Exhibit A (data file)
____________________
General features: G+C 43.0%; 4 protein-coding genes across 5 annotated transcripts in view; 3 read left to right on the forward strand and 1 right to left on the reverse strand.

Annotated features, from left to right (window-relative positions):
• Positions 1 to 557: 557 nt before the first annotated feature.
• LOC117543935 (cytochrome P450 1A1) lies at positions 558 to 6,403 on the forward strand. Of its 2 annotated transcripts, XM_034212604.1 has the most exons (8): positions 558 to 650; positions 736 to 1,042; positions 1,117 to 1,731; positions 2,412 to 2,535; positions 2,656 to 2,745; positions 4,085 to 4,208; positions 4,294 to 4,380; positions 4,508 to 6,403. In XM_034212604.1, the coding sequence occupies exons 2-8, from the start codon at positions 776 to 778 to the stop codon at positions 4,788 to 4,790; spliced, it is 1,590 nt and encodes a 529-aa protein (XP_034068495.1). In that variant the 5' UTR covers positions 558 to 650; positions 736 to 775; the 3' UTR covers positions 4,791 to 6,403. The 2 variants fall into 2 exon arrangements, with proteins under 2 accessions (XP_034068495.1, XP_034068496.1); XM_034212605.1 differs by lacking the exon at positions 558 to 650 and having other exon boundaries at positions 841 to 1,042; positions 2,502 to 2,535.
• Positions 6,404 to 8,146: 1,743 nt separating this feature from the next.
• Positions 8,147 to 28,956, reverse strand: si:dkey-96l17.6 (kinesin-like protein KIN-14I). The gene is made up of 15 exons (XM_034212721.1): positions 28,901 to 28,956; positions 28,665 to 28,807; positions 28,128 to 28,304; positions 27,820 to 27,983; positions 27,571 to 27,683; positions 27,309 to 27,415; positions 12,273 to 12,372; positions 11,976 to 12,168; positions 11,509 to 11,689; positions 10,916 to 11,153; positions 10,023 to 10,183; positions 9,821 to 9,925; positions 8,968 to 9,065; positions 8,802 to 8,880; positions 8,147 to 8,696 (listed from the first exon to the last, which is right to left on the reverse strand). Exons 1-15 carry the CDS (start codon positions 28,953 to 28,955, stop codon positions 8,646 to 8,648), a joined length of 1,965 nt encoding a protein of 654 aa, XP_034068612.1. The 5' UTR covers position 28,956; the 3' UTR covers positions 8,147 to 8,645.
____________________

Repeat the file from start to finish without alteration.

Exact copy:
General features: G+C 43.0%; 4 protein-coding genes across 5 annotated transcripts in view; 3 read left to right on the forward strand and 1 right to left on the reverse strand.

Annotated features, from left to right (window-relative positions):
• Positions 1 to 557: 557 nt before the first annotated feature.
• LOC117543935 (cytochrome P450 1A1) lies at positions 558 to 6,403 on the forward strand. Of its 2 annotated transcripts, XM_034212604.1 has the most exons (8): positions 558 to 650; positions 736 to 1,042; positions 1,117 to 1,731; positions 2,412 to 2,535; positions 2,656 to 2,745; positions 4,085 to 4,208; positions 4,294 to 4,380; positions 4,508 to 6,403. In XM_034212604.1, the coding sequence occupies exons 2-8, from the start codon at positions 776 to 778 to the stop codon at positions 4,788 to 4,790; spliced, it is 1,590 nt and encodes a 529-aa protein (XP_034068495.1). In that variant the 5' UTR covers positions 558 to 650; positions 736 to 775; the 3' UTR covers positions 4,791 to 6,403. The 2 variants fall into 2 exon arrangements, with proteins under 2 accessions (XP_034068495.1, XP_034068496.1); XM_034212605.1 differs by lacking the exon at positions 558 to 650 and having other exon boundaries at positions 841 to 1,042; positions 2,502 to 2,535.
• Positions 6,404 to 8,146: 1,743 nt separating this feature from the next.
• Positions 8,147 to 28,956, reverse strand: si:dkey-96l17.6 (kinesin-like protein KIN-14I). The gene is made up of 15 exons (XM_034212721.1): positions 28,901 to 28,956; positions 28,665 to 28,807; positions 28,128 to 28,304; positions 27,820 to 27,983; positions 27,571 to 27,683; positions 27,309 to 27,415; positions 12,273 to 12,372; positions 11,976 to 12,168; positions 11,509 to 11,689; positions 10,916 to 11,153; positions 10,023 to 10,183; positions 9,821 to 9,925; positions 8,968 to 9,065; positions 8,802 to 8,880; positions 8,147 to 8,696 (listed from the first exon to the last, which is right to left on the reverse strand). Exons 1-15 carry the CDS (start codon positions 28,953 to 28,955, stop codon positions 8,646 to 8,648), a joined length of 1,965 nt encoding a protein of 654 aa, XP_034068612.1. The 5' UTR covers position 28,956; the 3' UTR covers positions 8,147 to 8,645.